At points this book is really revelation and epiphany - at others it is too esoteric for me. I would like to read it again someday, when I have time to savor and consider Merton's development and how he is like a prophet for us today in the post-modern world.
When I read Thomas Merton, I want to live a life of contemplation.

These short reflections by a Catholic monk are often making a case for social equality and responsibility as the obvious conclusion of Christian faith.
Really great Lenten read. Some reflections were out of this world good, some I probably would have liked if I knew the different philosophers or theologians he was referring to. Highly recommend it.
I wish I had read more Merton before attempting this one. The sections are small and very manageable, but that force a lot of breaks which inhibits the flow of the work.
sadly, pretty much every thought he had about racism, the arms race, the culpability of everyday americans, and the confusion between faith and inaction, holds true today.
Written in the shadow of the cold war and the threat of nuclear war with the Soviet Union, the underlying themes are very much relevant. This book is timeless.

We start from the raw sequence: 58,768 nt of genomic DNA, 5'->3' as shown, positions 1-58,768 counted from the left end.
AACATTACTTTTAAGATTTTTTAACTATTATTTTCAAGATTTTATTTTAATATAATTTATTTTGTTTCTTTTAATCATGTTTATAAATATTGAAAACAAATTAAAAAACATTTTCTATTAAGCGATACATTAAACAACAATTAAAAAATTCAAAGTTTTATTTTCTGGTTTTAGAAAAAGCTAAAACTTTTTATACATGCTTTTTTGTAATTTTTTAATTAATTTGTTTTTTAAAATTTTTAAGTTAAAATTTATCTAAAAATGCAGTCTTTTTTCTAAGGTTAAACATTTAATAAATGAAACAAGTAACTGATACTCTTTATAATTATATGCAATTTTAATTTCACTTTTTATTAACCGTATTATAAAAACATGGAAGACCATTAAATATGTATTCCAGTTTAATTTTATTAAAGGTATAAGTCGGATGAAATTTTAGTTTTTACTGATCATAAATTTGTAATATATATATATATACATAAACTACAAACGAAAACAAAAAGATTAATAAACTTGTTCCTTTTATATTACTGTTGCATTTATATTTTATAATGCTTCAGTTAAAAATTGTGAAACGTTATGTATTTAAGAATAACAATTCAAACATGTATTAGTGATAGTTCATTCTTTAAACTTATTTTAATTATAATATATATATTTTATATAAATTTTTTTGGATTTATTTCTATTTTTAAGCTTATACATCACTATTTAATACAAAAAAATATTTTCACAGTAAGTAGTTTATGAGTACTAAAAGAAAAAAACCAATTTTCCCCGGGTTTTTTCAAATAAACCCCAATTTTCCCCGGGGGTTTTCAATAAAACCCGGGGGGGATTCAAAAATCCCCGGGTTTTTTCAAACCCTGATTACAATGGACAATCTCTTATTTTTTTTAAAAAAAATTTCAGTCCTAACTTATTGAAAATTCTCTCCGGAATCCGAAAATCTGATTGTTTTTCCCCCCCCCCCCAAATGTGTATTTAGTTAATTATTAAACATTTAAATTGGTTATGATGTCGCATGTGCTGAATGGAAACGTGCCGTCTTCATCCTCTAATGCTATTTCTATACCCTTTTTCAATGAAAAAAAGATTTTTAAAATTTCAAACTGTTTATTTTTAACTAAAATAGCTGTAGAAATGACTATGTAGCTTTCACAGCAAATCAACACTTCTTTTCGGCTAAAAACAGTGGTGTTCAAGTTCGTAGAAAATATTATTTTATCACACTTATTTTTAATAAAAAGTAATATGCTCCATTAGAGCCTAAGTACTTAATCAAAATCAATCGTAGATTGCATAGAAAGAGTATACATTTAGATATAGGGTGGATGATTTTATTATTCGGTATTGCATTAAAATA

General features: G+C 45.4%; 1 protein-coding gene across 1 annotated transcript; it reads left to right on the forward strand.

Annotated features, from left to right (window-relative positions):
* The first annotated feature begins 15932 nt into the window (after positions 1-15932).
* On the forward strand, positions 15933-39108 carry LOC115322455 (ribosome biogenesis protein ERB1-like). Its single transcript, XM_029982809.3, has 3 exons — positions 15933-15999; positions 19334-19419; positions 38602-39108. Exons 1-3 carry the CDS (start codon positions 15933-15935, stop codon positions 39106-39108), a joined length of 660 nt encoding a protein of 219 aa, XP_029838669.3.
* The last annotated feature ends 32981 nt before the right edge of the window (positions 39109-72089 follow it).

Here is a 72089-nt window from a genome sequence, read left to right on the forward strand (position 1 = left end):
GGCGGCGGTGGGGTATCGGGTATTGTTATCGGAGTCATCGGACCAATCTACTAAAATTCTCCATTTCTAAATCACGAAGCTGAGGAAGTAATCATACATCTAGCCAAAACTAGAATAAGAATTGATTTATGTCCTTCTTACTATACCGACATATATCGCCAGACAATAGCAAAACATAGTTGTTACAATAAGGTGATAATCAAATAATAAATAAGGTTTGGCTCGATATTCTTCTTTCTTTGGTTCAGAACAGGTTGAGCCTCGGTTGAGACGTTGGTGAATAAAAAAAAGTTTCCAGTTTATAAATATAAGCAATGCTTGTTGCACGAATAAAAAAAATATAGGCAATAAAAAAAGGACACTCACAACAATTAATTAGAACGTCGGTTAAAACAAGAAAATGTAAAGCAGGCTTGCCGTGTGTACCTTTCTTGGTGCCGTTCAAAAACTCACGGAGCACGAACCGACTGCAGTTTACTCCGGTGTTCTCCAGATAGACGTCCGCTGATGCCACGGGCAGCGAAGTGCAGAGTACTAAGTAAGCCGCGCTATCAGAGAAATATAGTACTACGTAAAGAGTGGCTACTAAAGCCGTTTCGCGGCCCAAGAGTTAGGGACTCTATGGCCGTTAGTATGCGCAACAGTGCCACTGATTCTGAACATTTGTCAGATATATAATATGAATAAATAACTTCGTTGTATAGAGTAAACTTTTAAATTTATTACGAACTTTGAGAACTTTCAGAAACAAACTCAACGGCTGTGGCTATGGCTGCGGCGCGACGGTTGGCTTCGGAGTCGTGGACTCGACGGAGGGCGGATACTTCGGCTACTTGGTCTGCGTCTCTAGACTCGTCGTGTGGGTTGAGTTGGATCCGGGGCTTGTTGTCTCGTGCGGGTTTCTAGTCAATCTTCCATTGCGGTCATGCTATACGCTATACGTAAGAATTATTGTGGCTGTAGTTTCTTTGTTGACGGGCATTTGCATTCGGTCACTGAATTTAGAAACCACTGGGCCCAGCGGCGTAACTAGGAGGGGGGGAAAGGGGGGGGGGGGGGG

This book is incredible. A truly independent mind working through some of the most difficult questions of modernity.
Mar 29, 2010 Lauren marked it as to-read
Shelves: i-won-this-book, own
I won this book through Goodreads! I am so excited to receive it and get started!
maybe the best book i've read this year!
Incredibly insightful.
Liza Miller
Liza Miller marked it as to-read
Sep 08, 2014
Corri added it
Sep 05, 2014
Dixie Diamond
Dixie Diamond marked it as to-read
Aug 28, 2014
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Aug 27, 2014
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Aug 23, 2014
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Thomas Merton was one of the most influential Catholic authors of the 20th century. A Trappist monk of the Abbey of Our Lady of Gethsemani, in the American state of Kentucky, Merton was an acclaimed Catholic spiritual writer, poet, author and social activist. Merton wrote over 60 books, scores of essays and reviews, and is the ongoing subject of many biographies. Merton was also a proponent of int...more